As understanding of the vulnerability of the CCLME to upwelling-driven hypoxia emerged, the threats posed by ocean acidification also became more obvious. In a landmark paper, Feely et al. (2008) demonstrated that the CCLME is at high risk for early impacts of OA, largely because upwelled waters that are more acidic than surface waters were already reaching levels considered corrosive to shelled organisms. The emergence of the dual threats of OA and hypoxia triggered an abrupt shift in understanding, moving climate change and OA from distant concerns to more immediate challenges for policy, management, and industry. (See Barton et al., 2015, for related scientist-industry interactions.)

Policymakers and scientists were initially uncertain as to what policy responses, if any, could help address OAH. PISCO scientists and colleagues provided insight by focusing on the questions in Figure 1 and sharing their emerging understanding. Specially designed outreach materials facilitated communications, despite the dynamic nature of seasonal hypoxia. PISCO scientists frequently briefed legislators, agency leaders, the Oregon governor, fishermen, communities, and the media. During intense hypoxia years, PISCO was typically engaged in over 50 OAH outreach events a year.

Following the discovery of hypoxia and acidification in the CCLME, PISCO scientists and partners worked to integrate the previously siloed policy discussions about OA and hypoxia and to connect scientific experts and policymakers. They tapped into relationships previously established around climate change (Governor’s Advisory Group on Global Warming, 2004, co-chaired by Lubchenco; the subsequent 2004 West Coast Governors’ Global Warming Initiative; and the 2006 West Coast Governors’ Agreement on Ocean Health). As a result, the governors of Washington, Oregon, and California, and the premier of British Columbia established the West Coast OAH Science Panel in 2013 to synthesize research and its implications for managers and policymakers, drawing on the work of the Washington State Blue Ribbon Panel on Ocean Acidification (Feely et al., 2012; Sullivan et al., 2017). Authors Barth and Chan served as member and co-chair, respectively. Bringing together regional scientific and policy expertise had the benefit of diversifying the knowledge base, clarifying the science needs of policymakers, and fostering local and cross-jurisdictional commitments to actions.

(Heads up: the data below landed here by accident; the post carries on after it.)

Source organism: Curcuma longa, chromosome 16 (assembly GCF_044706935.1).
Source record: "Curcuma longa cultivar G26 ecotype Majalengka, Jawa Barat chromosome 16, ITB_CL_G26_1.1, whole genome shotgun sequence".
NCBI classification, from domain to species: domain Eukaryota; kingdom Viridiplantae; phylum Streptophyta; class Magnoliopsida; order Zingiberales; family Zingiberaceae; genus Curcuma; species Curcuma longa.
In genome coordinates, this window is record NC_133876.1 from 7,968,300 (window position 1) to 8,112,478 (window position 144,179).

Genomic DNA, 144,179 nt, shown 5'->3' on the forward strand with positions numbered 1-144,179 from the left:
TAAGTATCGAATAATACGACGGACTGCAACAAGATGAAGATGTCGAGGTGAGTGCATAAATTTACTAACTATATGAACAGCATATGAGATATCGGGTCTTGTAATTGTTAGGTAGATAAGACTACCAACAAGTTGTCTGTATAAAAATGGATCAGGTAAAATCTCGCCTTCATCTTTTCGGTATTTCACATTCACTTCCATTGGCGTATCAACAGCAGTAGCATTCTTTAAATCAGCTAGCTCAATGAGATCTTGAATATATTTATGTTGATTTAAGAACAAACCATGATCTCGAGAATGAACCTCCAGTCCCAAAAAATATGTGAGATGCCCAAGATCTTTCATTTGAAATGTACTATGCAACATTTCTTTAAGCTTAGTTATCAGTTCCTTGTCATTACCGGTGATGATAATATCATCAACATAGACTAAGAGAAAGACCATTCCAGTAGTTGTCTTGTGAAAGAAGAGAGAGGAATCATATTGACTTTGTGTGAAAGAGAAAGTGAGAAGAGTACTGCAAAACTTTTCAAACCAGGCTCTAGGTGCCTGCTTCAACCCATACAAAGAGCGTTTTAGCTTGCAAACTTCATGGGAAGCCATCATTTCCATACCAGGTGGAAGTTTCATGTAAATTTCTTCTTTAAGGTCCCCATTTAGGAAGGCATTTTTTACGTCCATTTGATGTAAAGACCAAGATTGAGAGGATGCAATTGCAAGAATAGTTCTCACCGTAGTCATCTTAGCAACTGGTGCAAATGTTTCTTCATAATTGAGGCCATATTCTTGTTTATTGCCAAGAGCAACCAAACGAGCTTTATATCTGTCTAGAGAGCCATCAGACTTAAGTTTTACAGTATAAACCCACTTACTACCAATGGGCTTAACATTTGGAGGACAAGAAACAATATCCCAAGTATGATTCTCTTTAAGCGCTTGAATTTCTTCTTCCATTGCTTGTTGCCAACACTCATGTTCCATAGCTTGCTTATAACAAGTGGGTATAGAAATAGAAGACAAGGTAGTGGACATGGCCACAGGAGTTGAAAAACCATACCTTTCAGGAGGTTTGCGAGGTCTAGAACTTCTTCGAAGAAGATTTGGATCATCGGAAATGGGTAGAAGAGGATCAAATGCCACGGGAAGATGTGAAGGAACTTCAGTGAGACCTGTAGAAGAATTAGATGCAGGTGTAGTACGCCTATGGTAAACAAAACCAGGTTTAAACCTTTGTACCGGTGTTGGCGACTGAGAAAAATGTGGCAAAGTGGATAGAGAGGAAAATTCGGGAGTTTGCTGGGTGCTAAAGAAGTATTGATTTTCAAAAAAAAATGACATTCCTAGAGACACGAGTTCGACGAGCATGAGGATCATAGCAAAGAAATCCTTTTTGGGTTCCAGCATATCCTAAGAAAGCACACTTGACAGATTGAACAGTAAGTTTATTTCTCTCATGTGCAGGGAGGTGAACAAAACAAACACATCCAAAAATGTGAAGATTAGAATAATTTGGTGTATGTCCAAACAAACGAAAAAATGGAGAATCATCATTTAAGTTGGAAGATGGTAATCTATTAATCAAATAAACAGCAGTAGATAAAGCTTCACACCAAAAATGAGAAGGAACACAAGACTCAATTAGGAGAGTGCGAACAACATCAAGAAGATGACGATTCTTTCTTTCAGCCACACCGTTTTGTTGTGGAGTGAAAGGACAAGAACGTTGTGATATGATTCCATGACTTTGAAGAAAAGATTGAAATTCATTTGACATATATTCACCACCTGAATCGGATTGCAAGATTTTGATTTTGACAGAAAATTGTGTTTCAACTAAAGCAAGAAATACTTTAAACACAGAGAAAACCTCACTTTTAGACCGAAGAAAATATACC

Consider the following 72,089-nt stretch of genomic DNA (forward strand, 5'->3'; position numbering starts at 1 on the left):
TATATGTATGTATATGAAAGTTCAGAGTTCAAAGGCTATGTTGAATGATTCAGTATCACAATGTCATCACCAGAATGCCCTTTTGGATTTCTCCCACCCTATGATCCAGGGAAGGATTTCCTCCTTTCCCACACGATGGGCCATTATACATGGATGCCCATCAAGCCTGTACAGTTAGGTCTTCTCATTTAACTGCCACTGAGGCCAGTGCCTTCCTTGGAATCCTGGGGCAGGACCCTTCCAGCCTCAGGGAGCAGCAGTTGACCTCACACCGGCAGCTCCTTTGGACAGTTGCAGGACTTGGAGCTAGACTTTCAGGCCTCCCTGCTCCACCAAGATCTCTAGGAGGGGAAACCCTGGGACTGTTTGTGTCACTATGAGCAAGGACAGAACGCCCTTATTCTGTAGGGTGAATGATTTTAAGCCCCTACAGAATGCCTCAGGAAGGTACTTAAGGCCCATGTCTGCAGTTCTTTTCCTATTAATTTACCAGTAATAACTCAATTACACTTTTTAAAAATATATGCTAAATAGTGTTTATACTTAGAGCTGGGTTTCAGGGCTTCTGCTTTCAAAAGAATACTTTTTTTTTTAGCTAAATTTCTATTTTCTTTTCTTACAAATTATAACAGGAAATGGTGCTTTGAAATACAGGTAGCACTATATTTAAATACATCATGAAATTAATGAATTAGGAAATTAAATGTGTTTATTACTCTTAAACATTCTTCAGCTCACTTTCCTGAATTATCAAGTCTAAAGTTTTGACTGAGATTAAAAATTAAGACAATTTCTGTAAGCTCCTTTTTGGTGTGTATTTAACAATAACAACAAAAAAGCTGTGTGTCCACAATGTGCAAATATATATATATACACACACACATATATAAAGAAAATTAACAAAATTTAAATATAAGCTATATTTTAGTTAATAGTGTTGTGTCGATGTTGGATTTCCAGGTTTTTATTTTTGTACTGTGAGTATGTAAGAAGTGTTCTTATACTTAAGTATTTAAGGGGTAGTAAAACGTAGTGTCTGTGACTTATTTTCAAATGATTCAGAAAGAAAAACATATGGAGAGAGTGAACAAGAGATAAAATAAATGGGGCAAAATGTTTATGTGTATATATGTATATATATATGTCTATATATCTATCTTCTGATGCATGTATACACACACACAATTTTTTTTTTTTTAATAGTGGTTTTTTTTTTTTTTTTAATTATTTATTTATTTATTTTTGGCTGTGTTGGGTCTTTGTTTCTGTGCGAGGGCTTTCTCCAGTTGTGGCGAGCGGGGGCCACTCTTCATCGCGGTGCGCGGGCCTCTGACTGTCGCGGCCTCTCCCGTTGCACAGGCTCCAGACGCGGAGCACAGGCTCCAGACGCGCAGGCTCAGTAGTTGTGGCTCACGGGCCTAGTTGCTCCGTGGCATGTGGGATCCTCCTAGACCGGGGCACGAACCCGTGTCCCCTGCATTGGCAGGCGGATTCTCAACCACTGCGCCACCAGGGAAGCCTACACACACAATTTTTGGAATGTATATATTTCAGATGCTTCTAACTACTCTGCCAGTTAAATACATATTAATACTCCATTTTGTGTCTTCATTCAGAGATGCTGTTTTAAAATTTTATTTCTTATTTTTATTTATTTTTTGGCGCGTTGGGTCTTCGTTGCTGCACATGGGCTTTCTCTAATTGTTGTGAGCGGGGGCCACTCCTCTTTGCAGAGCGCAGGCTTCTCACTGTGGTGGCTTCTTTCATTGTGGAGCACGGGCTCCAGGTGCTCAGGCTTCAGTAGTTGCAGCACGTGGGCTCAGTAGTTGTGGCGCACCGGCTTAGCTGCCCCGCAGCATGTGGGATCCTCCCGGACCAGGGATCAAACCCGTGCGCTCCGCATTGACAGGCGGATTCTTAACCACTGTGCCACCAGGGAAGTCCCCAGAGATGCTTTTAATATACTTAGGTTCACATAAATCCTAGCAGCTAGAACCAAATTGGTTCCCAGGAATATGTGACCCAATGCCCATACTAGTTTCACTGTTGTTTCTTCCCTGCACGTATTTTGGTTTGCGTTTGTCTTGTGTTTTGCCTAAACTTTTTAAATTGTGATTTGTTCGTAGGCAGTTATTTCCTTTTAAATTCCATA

The panel’s findings, released in April 2016, highlighted the risks posed by OAH for the region’s ecosystems and economies and emphasized the importance of developing local mitigation and adaptation options (Chan et al., 2016). Policy adoption of the panel’s recommendations was swift. By September 2016, California passed two bills directing action on OAH; in 2017, Oregon passed legislation creating the Oregon Coordinating Council on OAH. In parallel, the West Coast governors, through the Pacific Coast Collaborative, established the International Alliance to Combat Ocean Acidification (OA Alliance; https://www.oaalliance.org/). This Alliance provides a framework for organizations, municipalities, and countries to develop and commit to their own OA action plans to identify and acquire needed scientific knowledge, take meaningful mitigation and adaptation actions, heighten public awareness, and strengthen international coalitions. California adopted its OA Action Plan in October of 2018, and Oregon released its draft plan in June of 2019.